As Will Grundy’s gamekeeping skills come under the microscope, Glynn Evans from the British Association for Shooting and Conservation (BASC) explains how a typical day’s shooting works.
The planning for a day’s shooting starts many months before the season (1 October – 1 February for pheasants) and is really a year-round task. On some shoots, wild-hatched birds will feature significantly, on others pheasants will have been reared and released into the wild in the summer. They are released into woodland from large fenced pens, which provide shelter for the young birds, allowing them to move out once they become acclimatised to the local environment.
Well before any shooting takes place, the pheasants will be living in the wild but the gamekeeper will still be managing them. He will provide food and manage the habitat, often planting specific game cover crops. The extra food and cover crops provided by the shoot also benefit song and farmland birds throughout the year. Without good habitat, game shooting could not take place.
As the first shoot day approaches, the gamekeeper will be finalising plans. A day’s shooting isn’t just about the number of birds; it is about the companionship and being out in the countryside and about providing game meat for the table.
There are many factors which need to be right to ensure that a shoot day goes well.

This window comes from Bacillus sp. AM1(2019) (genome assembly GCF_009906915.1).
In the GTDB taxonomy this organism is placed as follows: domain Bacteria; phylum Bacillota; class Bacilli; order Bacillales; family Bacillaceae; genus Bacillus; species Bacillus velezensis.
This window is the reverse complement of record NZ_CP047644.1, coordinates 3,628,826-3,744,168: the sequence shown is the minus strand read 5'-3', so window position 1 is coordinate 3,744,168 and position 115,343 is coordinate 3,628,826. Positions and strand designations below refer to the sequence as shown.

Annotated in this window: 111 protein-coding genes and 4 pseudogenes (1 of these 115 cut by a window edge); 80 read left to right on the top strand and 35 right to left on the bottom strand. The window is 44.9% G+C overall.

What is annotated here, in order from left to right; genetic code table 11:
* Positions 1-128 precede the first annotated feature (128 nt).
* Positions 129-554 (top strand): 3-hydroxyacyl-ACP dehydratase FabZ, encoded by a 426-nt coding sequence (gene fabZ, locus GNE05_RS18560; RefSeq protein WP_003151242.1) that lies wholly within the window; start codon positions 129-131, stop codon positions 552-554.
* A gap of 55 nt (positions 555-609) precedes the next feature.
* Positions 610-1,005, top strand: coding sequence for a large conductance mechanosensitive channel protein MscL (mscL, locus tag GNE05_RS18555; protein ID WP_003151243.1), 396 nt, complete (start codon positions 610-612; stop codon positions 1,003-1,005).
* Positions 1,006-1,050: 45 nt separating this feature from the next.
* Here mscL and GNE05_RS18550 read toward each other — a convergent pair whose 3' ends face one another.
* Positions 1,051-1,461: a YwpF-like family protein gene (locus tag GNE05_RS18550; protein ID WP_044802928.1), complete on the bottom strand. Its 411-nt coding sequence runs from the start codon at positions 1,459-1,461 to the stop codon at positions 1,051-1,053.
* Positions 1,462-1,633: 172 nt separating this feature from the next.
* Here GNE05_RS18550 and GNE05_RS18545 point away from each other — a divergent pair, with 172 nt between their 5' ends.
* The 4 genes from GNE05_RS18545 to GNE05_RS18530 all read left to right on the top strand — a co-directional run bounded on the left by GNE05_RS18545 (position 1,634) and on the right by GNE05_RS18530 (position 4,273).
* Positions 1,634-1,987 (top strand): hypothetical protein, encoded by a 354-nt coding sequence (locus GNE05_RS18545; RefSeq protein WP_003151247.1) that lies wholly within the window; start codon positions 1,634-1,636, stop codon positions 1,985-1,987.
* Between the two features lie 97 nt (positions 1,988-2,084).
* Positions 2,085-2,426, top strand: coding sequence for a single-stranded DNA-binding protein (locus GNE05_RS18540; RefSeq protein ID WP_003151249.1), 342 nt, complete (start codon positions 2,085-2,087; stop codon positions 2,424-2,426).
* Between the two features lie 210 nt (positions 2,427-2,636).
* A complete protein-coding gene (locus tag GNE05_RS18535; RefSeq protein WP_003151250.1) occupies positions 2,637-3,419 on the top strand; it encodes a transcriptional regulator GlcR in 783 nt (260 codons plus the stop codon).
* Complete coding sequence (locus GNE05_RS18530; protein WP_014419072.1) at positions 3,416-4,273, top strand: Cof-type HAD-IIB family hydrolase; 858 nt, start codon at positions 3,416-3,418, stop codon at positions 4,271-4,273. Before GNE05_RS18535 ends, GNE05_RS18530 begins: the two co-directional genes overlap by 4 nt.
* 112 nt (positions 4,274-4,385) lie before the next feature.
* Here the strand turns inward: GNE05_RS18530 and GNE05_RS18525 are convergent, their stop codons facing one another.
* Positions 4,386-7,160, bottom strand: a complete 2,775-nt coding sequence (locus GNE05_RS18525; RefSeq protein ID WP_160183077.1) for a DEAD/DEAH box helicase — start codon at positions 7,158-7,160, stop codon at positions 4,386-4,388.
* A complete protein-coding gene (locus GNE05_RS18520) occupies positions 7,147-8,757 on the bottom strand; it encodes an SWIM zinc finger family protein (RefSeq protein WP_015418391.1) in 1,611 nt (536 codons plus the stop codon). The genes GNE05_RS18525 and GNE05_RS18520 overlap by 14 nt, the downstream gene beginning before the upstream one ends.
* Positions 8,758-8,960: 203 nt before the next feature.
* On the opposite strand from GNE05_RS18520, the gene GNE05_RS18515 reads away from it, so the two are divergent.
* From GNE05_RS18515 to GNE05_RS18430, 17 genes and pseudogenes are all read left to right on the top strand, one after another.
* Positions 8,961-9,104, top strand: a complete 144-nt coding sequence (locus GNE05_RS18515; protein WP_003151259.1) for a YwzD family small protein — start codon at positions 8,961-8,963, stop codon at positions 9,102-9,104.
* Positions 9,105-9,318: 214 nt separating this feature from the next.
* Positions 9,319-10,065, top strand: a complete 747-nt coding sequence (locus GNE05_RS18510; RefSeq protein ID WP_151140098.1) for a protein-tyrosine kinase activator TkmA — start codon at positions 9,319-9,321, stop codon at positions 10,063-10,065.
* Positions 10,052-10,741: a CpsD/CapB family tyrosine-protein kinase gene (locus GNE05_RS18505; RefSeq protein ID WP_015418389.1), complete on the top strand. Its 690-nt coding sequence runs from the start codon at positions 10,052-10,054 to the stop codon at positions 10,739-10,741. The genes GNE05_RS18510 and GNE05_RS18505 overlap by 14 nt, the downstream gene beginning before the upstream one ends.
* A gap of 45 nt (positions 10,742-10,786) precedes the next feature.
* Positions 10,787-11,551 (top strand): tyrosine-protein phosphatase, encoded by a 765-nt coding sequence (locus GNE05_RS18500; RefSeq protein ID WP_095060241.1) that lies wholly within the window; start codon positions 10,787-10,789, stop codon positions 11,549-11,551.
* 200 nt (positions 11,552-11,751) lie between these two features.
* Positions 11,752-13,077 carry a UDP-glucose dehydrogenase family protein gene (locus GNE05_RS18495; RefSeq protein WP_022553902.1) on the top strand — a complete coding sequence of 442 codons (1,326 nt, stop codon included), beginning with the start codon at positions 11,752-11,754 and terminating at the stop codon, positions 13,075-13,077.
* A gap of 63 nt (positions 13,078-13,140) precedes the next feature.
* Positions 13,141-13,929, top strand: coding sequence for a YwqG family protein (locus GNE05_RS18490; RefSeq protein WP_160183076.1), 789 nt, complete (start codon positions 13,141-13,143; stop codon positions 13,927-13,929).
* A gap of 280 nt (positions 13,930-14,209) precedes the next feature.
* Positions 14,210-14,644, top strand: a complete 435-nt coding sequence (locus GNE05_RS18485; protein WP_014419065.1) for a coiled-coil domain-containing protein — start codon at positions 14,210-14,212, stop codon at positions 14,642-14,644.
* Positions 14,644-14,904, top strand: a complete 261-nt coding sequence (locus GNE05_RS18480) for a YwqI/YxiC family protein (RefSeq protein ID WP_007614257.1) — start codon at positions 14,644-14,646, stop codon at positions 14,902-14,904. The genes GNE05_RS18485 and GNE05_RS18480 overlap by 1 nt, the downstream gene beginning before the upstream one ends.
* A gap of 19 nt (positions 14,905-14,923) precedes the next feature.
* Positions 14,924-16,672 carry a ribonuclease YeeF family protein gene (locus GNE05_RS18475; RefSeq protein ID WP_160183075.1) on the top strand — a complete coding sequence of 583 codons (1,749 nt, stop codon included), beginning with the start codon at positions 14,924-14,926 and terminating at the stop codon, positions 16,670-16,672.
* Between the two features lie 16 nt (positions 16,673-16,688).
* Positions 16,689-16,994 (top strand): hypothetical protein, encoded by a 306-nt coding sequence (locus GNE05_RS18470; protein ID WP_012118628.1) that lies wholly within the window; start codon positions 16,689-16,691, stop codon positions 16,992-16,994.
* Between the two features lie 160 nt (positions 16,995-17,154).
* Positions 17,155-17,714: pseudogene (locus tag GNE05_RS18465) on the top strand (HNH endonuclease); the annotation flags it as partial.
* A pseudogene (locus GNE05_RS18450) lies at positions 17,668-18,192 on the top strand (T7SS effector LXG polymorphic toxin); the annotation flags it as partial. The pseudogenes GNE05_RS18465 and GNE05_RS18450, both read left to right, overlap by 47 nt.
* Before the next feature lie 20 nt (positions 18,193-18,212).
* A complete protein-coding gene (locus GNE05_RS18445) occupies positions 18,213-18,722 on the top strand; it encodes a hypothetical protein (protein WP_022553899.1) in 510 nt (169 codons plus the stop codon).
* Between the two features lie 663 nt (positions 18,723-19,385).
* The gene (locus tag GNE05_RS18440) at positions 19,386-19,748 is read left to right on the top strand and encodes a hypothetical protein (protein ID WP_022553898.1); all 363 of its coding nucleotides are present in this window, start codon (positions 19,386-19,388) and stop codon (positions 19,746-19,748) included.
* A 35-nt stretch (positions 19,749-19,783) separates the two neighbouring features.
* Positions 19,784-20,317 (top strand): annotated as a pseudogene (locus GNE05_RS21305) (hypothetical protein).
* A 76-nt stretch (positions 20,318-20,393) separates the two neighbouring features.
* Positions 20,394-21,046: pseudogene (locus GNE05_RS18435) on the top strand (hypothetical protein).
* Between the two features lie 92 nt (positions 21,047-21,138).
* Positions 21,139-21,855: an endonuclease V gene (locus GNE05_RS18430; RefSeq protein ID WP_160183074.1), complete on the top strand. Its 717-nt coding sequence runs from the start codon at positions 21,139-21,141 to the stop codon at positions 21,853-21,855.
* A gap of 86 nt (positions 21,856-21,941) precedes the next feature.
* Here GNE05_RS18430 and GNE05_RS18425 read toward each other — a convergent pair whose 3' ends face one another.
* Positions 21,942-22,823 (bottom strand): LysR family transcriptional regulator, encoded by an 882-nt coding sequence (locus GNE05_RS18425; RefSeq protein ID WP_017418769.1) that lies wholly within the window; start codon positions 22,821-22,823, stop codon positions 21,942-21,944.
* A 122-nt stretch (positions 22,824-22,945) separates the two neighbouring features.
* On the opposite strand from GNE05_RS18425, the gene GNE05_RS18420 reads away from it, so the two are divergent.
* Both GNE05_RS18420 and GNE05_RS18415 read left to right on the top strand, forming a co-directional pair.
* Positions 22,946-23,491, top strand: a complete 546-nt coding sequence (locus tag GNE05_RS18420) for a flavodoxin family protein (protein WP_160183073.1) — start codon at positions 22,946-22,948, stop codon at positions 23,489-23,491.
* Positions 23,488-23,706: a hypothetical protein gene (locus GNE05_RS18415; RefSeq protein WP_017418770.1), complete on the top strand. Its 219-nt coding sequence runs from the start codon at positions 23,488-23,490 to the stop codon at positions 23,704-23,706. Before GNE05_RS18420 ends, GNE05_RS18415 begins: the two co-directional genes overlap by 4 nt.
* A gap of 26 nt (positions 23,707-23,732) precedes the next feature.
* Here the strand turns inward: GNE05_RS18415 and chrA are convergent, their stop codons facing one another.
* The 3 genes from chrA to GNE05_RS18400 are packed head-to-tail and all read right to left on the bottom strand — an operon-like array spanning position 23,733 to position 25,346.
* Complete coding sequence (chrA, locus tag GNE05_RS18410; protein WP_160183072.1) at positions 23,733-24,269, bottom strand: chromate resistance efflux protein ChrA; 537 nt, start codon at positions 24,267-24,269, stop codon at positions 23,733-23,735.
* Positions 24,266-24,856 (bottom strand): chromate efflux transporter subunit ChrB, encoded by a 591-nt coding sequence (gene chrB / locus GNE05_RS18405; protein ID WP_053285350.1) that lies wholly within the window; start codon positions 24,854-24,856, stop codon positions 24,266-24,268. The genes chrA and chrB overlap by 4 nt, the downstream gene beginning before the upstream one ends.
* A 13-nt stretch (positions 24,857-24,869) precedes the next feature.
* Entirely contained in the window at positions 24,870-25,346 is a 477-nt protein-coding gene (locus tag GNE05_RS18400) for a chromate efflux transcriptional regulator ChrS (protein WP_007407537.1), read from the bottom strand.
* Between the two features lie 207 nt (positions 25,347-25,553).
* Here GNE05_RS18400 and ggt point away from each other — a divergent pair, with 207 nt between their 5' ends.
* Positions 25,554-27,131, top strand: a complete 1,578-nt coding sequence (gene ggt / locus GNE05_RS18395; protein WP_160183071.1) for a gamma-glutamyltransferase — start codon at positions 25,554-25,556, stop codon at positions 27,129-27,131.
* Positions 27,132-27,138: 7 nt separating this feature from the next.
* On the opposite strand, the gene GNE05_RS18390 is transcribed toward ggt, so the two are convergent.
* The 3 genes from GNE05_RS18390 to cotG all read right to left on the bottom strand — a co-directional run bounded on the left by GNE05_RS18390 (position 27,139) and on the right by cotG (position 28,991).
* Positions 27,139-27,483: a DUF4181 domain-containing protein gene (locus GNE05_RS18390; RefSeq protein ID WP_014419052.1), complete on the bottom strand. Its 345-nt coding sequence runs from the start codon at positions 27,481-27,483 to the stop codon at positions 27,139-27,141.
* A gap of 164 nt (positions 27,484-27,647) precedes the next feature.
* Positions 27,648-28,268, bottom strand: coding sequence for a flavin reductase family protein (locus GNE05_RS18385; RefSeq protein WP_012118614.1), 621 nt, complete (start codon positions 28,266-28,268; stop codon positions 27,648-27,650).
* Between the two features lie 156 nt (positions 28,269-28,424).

Before the day, the keeper will have a long checklist of tasks. The first is; which drives will be used and in what order? Drives are areas where the woods are flushed by beaters and where the guns (the term used for those who will be shooting) are placed.
The gamekeeper will also be thinking about the weather. Will conditions affect how the birds fly? Heavy rain, strong winds, winds from an unusual direction or even a lack of wind can all disrupt the expected direction and flight-patterns of the pheasants. It can mean the difference between the success or failure of a drive.
The day of the shoot
On the day, the guns will meet and be fully briefed on safety and how the day will work. They will also be told about any rules which the shoot might have. Each day will cover a number of drives. The guns will be positioned at numbered pegs – predetermined positions over which the birds are likely to fly.
Once flushed the birds will be flying fast, at heights of up to 30 metres or more.
A team of gundog handlers, known as pickers-up, will be behind the line of guns, using their dogs to retrieve shot birds. The birds will be taken to a game cart where someone will be tasked with ensuring they are correctly handled before being refrigerated and sent on to a game dealer, butcher or restaurant at the end of the day.
With skill, planning and preparation, hopefully the drives will have gone well during the shoot day. The keeper will always be on the look-out for how the day is unfolding and what improvements can be made. They will be starting to plan for the next shoot day, and even for how things can be improved for the next year.
It is usual for the guns to take a brace (two birds) of pheasants home with them. The rest will be sold or passed on. The popularity of game has grown over the last few years as the interest in the provenance of food has increased. Today game is much prized by restaurants, pubs, hotels and consumers.
Glynn Evans is the head of game and deer management at the British Association for Shooting and Conservation.
Images are © BASC/Kevin Milner and are used with permission